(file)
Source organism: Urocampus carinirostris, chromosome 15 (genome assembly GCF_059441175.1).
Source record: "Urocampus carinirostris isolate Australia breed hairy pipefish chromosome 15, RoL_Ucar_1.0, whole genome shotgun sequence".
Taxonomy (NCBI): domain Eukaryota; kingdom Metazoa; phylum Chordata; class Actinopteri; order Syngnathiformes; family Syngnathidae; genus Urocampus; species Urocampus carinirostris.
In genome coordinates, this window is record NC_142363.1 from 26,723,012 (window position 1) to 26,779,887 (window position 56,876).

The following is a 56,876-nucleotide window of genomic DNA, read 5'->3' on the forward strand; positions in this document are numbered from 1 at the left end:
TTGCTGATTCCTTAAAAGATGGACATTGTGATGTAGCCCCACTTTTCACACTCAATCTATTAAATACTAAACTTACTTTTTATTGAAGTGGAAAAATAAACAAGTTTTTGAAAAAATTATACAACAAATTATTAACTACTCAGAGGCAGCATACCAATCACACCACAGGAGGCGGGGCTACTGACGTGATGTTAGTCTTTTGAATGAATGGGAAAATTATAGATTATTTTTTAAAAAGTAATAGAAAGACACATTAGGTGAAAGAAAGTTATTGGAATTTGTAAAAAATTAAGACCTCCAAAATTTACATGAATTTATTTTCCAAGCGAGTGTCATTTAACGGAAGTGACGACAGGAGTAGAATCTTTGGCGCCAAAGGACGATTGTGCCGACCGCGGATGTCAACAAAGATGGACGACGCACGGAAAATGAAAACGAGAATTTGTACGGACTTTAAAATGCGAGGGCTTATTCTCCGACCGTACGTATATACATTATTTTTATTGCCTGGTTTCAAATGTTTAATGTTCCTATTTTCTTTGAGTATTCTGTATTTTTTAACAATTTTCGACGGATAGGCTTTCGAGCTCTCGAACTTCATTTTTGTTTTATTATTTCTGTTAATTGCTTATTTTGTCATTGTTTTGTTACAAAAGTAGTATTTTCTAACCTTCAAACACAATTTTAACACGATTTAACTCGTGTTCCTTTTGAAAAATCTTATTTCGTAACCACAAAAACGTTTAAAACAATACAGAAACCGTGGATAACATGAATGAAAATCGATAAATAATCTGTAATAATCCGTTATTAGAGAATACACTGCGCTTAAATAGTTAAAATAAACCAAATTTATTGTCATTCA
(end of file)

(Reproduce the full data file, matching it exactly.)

Source organism: Urocampus carinirostris, chromosome 15 (genome assembly GCF_059441175.1).
Source record: "Urocampus carinirostris isolate Australia breed hairy pipefish chromosome 15, RoL_Ucar_1.0, whole genome shotgun sequence".
Taxonomy (NCBI): domain Eukaryota; kingdom Metazoa; phylum Chordata; class Actinopteri; order Syngnathiformes; family Syngnathidae; genus Urocampus; species Urocampus carinirostris.
In genome coordinates, this window is record NC_142363.1 from 26,723,012 (window position 1) to 26,779,887 (window position 56,876).

The following is a 56,876-nucleotide window of genomic DNA, read 5'->3' on the forward strand; positions in this document are numbered from 1 at the left end:
TTGCTGATTCCTTAAAAGATGGACATTGTGATGTAGCCCCACTTTTCACACTCAATCTATTAAATACTAAACTTACTTTTTATTGAAGTGGAAAAATAAACAAGTTTTTGAAAAAATTATACAACAAATTATTAACTACTCAGAGGCAGCATACCAATCACACCACAGGAGGCGGGGCTACTGACGTGATGTTAGTCTTTTGAATGAATGGGAAAATTATAGATTATTTTTTAAAAAGTAATAGAAAGACACATTAGGTGAAAGAAAGTTATTGGAATTTGTAAAAAATTAAGACCTCCAAAATTTACATGAATTTATTTTCCAAGCGAGTGTCATTTAACGGAAGTGACGACAGGAGTAGAATCTTTGGCGCCAAAGGACGATTGTGCCGACCGCGGATGTCAACAAAGATGGACGACGCACGGAAAATGAAAACGAGAATTTGTACGGACTTTAAAATGCGAGGGCTTATTCTCCGACCGTACGTATATACATTATTTTTATTGCCTGGTTTCAAATGTTTAATGTTCCTATTTTCTTTGAGTATTCTGTATTTTTTAACAATTTTCGACGGATAGGCTTTCGAGCTCTCGAACTTCATTTTTGTTTTATTATTTCTGTTAATTGCTTATTTTGTCATTGTTTTGTTACAAAAGTAGTATTTTCTAACCTTCAAACACAATTTTAACACGATTTAACTCGTGTTCCTTTTGAAAAATCTTATTTCGTAACCACAAAAACGTTTAAAACAATACAGAAACCGTGGATAACATGAATGAAAATCGATAAATAATCTGTAATAATCCGTTATTAGAGAATACACTGCGCTTAAATAGTTAAAATAAACCAAATTTATTGTCATTCA